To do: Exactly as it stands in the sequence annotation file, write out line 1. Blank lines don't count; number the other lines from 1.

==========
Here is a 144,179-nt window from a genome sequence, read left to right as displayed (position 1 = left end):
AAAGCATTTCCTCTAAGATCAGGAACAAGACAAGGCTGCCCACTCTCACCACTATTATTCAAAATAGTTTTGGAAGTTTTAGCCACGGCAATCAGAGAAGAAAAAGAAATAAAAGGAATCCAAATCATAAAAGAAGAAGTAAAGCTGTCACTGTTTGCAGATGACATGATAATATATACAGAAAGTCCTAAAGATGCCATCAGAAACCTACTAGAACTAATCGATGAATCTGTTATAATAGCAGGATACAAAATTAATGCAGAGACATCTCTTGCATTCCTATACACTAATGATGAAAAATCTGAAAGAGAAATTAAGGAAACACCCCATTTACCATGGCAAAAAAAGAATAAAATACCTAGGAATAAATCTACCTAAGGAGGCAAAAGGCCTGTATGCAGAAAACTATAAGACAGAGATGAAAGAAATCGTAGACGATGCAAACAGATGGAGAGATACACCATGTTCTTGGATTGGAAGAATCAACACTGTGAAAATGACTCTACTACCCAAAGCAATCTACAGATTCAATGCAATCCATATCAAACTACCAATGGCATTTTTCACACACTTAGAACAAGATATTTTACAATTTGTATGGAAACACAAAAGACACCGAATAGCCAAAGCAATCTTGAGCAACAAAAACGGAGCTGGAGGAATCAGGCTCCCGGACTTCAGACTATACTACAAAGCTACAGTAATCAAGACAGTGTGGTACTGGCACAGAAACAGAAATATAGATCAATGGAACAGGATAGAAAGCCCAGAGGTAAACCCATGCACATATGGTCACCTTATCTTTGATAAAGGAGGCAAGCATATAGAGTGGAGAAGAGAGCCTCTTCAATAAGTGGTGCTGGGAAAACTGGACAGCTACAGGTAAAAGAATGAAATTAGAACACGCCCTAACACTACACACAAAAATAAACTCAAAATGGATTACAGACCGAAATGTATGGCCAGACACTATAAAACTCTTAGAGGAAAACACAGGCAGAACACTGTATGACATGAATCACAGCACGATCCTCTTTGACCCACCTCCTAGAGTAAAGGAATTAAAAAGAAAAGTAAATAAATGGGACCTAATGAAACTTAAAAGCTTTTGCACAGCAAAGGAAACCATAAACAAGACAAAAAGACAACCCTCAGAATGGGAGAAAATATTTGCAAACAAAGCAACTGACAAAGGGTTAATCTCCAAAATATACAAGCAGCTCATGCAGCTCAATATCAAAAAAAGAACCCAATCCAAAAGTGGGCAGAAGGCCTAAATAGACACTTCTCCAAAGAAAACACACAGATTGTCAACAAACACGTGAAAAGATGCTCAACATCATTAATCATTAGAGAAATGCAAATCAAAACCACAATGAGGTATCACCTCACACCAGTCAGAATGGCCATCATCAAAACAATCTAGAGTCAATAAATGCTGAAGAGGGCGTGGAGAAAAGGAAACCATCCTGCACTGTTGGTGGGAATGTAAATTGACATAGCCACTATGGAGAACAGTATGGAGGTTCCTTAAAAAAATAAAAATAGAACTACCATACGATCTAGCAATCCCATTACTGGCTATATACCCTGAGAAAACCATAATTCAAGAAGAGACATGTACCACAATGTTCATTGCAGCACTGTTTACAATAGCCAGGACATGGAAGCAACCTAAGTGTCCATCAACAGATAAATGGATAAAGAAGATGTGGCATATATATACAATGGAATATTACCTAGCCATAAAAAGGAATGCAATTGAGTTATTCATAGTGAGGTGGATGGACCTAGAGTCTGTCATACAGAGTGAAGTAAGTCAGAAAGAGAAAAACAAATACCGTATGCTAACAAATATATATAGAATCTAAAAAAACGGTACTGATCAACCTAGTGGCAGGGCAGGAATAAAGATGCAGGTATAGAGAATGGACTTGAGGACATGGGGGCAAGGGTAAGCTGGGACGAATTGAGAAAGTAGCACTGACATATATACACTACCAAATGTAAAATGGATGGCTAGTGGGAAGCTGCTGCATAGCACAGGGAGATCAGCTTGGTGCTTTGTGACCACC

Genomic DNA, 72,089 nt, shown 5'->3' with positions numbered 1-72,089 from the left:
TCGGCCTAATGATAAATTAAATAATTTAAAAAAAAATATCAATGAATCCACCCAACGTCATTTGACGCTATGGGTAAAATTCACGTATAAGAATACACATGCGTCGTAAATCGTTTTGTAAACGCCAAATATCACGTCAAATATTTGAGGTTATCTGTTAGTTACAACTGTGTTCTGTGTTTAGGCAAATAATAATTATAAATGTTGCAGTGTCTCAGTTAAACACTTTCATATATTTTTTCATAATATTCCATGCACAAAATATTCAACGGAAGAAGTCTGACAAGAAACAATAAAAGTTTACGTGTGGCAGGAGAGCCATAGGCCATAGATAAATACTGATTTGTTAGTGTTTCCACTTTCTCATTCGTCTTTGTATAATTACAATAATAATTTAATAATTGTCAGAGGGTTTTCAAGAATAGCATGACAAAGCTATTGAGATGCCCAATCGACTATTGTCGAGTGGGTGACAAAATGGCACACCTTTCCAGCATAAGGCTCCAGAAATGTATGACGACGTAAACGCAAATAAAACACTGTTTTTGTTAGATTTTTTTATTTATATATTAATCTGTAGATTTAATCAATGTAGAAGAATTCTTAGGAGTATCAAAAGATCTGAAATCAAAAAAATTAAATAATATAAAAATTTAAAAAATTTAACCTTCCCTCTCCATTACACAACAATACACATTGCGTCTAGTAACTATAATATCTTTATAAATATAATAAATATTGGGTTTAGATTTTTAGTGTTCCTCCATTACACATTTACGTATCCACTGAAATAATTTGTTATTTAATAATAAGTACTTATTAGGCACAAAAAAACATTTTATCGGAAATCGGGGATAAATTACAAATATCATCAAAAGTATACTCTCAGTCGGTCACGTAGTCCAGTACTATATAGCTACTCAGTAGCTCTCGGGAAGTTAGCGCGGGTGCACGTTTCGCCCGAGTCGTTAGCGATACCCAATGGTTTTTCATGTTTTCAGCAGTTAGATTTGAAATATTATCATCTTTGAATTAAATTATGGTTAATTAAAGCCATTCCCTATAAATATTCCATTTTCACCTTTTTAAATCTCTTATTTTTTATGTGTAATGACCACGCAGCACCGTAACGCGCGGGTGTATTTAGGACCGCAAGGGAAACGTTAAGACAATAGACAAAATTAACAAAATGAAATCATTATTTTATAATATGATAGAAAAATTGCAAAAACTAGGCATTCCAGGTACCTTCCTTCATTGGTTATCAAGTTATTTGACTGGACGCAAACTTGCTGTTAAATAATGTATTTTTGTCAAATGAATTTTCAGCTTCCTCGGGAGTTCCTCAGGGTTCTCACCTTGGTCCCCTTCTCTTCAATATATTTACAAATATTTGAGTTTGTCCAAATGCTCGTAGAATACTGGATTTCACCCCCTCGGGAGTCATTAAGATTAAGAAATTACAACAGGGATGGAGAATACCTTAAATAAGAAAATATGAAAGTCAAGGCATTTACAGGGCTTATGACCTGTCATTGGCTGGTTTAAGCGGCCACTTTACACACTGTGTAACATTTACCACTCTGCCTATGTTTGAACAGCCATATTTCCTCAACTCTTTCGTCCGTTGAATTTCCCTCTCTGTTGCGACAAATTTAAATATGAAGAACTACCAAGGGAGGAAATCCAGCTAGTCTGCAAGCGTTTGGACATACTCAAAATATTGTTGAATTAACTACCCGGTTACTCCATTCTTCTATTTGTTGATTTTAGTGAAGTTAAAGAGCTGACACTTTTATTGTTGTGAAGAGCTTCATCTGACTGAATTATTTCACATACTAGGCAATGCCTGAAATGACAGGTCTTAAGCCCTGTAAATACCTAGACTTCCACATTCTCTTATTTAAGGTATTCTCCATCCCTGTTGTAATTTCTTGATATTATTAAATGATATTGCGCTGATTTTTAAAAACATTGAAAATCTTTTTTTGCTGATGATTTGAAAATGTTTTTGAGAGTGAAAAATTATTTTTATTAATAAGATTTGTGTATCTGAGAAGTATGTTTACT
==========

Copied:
Here is a 144,179-nt window from a genome sequence, read left to right as displayed (position 1 = left end):